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Emmys: ‘Mad Men’ and ‘American Horror Story’ Lead as Big 4 Networks Shut Out in Drama Race

Showtime's "Homeland," HBO's "Girls" and "Veep" join top categories

Emmy favorite "Mad Men" and grisly new series "American Horror Story" led the Emmy nominations with 17 each Thursday as cable and PBS shut out the broadcast networks in the Outstanding Drama Series race for the first time in Emmy history.

"Boardwalk Empire," "Breaking Bad," "Downton Abbey," "Game of Thrones," "Homeland" and "Mad Men" were nominated for the Outstanding Drama Series Emmy. AMC's "Mad Men," a four-time winner in the category, would set a record with a fifth win.

Also read: Emmy Nominations: The Complete List

The Outstanding Comedy Series nominees were "The Big Bang Theory," "Curb Your Enthusiasm," "Girls," "Modern Family," "30 Rock" and "Veep."

Showtime's new "Homeland" joined the drama category for the first time, as did PBS' "Downton Abbey," which moved over from the movie or miniseries category, where it competed last year. "Breaking Bad" returned to the category after not airing in the eligibility period last year. They bumped "Dexter" and "The Good Wife," which were nominated last year. (Another drama nominated last year, "Friday Night Lights," ended its run with that season.)

Also read: Emmy Predictions: The Nominees, The Snubs — and the Winners

The exit of CBS' "The Good Wife" from this year's nominees made it a cable and public television sweep of the drama category.

FX's "American Horror Story," like "Abbey," benefited from choosing its category wisely. It could have entered as a drama, but instead competed as a movie or miniseries — even though it will return for a second season. "American Horror Story" was nominated for Outstanding Miniseries or Movie along with HBO's "Game Change" and "Hemingway & Gellhorn," History's "Hatfields & McCoys," BBC America's "Luther" and PBS's "Sherlock: A Scandal In Belgravia (Masterpiece)."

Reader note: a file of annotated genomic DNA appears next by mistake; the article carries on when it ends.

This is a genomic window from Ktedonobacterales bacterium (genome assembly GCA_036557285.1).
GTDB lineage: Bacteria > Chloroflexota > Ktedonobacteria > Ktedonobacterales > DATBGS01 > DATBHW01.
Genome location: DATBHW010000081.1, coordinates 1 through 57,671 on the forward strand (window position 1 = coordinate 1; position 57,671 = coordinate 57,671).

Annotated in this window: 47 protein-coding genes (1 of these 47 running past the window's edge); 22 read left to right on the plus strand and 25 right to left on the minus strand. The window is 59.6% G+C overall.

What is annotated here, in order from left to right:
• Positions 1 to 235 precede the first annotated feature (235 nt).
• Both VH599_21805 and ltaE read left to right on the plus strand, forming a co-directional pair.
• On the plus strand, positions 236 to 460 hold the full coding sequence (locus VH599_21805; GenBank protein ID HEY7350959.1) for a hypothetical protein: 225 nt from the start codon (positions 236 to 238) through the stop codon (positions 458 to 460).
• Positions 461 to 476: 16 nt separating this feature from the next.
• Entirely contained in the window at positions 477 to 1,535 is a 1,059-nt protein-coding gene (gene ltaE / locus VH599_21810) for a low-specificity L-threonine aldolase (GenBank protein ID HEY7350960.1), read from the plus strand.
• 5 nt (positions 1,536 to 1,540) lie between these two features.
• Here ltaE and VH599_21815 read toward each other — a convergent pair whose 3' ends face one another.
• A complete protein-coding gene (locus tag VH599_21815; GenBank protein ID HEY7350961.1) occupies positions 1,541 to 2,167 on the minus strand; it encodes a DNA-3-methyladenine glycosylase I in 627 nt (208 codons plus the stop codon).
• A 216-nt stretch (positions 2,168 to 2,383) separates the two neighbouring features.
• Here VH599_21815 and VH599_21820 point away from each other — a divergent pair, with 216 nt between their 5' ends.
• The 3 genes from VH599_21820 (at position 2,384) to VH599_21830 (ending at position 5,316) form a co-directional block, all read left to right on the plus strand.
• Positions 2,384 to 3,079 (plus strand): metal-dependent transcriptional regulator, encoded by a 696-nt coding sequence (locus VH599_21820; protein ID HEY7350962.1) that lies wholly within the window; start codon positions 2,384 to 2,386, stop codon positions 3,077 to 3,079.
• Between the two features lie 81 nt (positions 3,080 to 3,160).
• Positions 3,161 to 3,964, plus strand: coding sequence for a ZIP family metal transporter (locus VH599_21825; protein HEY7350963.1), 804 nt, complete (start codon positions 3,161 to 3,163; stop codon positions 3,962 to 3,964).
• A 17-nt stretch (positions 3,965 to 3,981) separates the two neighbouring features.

"Glee," "Parks and Recreation" and "The Office" were all bumped from the comedy category after being nominated last year. "Curb," which didn't air in the eligibility period last year, returned. Two other HBO shows, the new "Girls" and "Veep," which aired back-to-back last season, also joined the category. That meant HBO owned half of the entries in the comedy race.

Also read: List of the Most-Nominated Shows

Cable's dominating the drama category and half of the comedy category continued a long trend of Emmy voters favoring premium cable networks over the networks. HBO had the most nods this year with 81, followed by CBS with 60 and PBS with 58.

"Girls" creator and star Lena Dunham landed a nomination for best lead comedic actress, as did Julia Louis-Dreyfus for "Veep." Zooey Deschanel was another new addition to the category for Fox's "New Girl." Returning nominees included Amy Poehler ("Parks") and past winners Tina Fey ("30 Rock") and Edie Falco ("Nurse Jackie.")

In one of the biggest shakeups, NBC's "The Voice" bumped "American Idol" from the Outstanding Reality-Competition Program category — which CBS's "The Amazing Race" wins almost every year.

Among other surprises were the posthumous supporting dramatic actress nod for Kathryn Joosten for her portrayal of the ornery Mrs. McCluskey on ABC's "Desperate Housewives" and Don Cheadle's outstanding comedic actor nomination for his work as a morally flexible management consultant on Showtime's new "House of Lies."

Joining Cheadle in the lead comedic actor category were returning nominees Larry David ("Curb Your Enthusiasm"), Louis C.K. (FX's "Louie") and past winner Alec Baldwin ("30 Rock.") Jon Cryer, a past winner in the supporting actor category for CBS's "Two and a Half Men," was nominated for lead this time around.

"Homeland" star Claire Danes picked up a nomination in the dramatic lead actress category, as did Michelle Dockery for "Downton Abbey." They joined previous nominees Kathy Bates (NBC's "Harry's Law"), Elisabeth Moss ("Mad Men") and past winners Glenn Close (FX's "Damages") and Julianna Margulies ("The Good Wife").

"Homeland" star Damian Lewis and "Downton Abbey" star Hugh Bonneville were newcomers to the lead dramatic actor category. They joined three-time "Breaking Bad" winner Bryan Cranston, as well as Steve Buscemi ("Boardwalk Empire"), Michael C. Hall ("Dexter") and Jon Hamm ("Mad Men.")

Two "Breaking Bad" stars broke into the supporting categories for the first time: Anna Gunn was nominated for best supporting dramatic actress and Giancarlo Esposito was nominated as best supporting dramatic actor.

"Scandal" star Kerry Washington and Emmys host Jimmy Kimmel announced the 64th Primetime Creative Arts Emmy Awards nominees Thursday morning, along with Academy of Television Arts & Sciences Chairman-CEO Bruce Rosenblum.

Kimmel, dressed in pajamas, filled in for "Parks and Recreation" star Nick Offerman, who had been scheduled to announce the nominees with Washington. That meant Kimmel was on hand when his own show, "Jimmy Kimmel Live," was nominated for the first time as Outstanding Variety Series.

Kimmel jokingly explained Offerman's absence to "Good Morning America": "They said he had a travel problem of some kind. Which usually means drugs."

In fact, Offerman's plans were disrupted by heavy rain on the East Coast.